A Bite to Eat in the Heart of Myung Dong

August 31, 2008 at 2:30 pm (Uncategorized)

  Myongdong is an old part of Seoul that many people go to hang out, shop, catch a movie, and of course, eat.  Unquestionably the most demanded and coveted restaurant in Myung Dong, “MyungDongGyoJa” serves a traditionally Korean noodle dish, kalguksoo.  However this kalguksoo is not your ordinary dish.  The noodles served there is very unique; it is made with meat broth that posesses a tasty depth and warmth that is very hard to find in other kalguksoos.    In correspondence to its dishes, “MyungDongGyoJa” is also very unique.  Becuase of its soaring popularity, “MyungDongGyoJa” created its own serving system.  Hungry customers wait in line, and are quickly led to a table.  They are asked to order and pay on the spot, and almost immediatly water, kimchee, and candy is served.  In 10 seconds comes the orders, and customers are free to dig in.  When finished customers hastily leave because they all know that there is a long line of hungry costomers waiting to be fed.  “MyungDongGyoJa” is so amazing not only for its great food, but because for over 40 years it has smoothly run its booming business.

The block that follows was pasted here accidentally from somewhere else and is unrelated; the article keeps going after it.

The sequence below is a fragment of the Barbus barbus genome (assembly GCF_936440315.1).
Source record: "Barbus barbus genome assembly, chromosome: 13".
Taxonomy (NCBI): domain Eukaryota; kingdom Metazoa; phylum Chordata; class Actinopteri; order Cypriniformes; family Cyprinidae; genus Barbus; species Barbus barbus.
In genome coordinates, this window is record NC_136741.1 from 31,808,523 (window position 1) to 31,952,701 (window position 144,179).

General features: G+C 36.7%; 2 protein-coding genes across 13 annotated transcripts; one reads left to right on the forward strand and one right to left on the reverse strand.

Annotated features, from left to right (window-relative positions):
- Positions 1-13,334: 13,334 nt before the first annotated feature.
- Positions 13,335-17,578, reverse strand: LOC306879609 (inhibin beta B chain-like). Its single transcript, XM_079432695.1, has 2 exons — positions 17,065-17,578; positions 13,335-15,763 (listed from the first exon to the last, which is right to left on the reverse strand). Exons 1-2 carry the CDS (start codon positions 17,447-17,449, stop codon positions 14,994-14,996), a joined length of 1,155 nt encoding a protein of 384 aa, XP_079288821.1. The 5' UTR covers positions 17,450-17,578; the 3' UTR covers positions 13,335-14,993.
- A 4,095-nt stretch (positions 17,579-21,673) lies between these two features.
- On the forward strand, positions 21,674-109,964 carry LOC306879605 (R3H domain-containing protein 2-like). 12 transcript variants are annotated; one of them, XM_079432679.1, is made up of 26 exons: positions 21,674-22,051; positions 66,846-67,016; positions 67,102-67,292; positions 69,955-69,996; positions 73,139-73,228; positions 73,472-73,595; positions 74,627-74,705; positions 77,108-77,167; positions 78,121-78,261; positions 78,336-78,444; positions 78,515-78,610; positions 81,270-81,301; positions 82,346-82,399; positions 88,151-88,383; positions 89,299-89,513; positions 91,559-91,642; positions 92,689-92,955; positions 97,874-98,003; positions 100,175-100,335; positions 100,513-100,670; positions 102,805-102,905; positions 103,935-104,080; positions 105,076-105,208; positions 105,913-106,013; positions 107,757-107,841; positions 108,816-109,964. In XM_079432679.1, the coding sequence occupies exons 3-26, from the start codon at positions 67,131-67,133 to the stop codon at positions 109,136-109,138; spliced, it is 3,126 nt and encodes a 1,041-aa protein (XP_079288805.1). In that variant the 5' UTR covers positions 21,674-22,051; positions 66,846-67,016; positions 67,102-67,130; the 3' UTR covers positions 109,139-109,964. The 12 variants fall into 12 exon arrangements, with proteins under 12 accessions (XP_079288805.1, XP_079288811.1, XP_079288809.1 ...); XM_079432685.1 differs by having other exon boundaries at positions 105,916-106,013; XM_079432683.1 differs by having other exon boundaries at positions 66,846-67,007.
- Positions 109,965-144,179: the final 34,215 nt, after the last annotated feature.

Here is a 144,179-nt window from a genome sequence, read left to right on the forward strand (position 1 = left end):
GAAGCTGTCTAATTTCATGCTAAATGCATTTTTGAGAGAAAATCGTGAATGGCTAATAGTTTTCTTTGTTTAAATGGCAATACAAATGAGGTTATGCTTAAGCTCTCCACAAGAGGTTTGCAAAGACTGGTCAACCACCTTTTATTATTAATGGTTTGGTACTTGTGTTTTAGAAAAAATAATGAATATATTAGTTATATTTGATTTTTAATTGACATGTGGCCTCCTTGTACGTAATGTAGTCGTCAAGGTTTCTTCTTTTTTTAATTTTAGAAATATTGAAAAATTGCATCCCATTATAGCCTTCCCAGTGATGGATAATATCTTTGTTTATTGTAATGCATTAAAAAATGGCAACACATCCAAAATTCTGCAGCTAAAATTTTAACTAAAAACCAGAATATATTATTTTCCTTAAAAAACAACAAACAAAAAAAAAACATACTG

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Chuck Close Prints: Process and Collaboration

August 31, 2008 at 2:03 pm (Uncategorized)

  Today I went to the Sungkok Art Museum with Michelle to see Chuck Close’s Masterpeices.  We had both heard that it was amazing, and we excitedly anticipated our visit.  When I saw the peices I marveled at his genius use of color, and amazing dedication to each and every one of them.  His paintings had taken monthes to finish, and his prints over a year.  The gallery not only exhibited his final peices, but the process that led to his work.  His Japanese-Style Woodcuts, European-Style Woodcuts, and Scribble Etchings were techniques used that required many different layers, and each layer required labor-intensive effort and enormous ammounts of time.  He showed viewers everything from his notebook sketches to individual woodcut layers.  His silk screens also required hands-on efforts that were to me, horrifyingly laborous.  To think that he made 146 different screens to create one art peice! I gasped continually throughout my visit.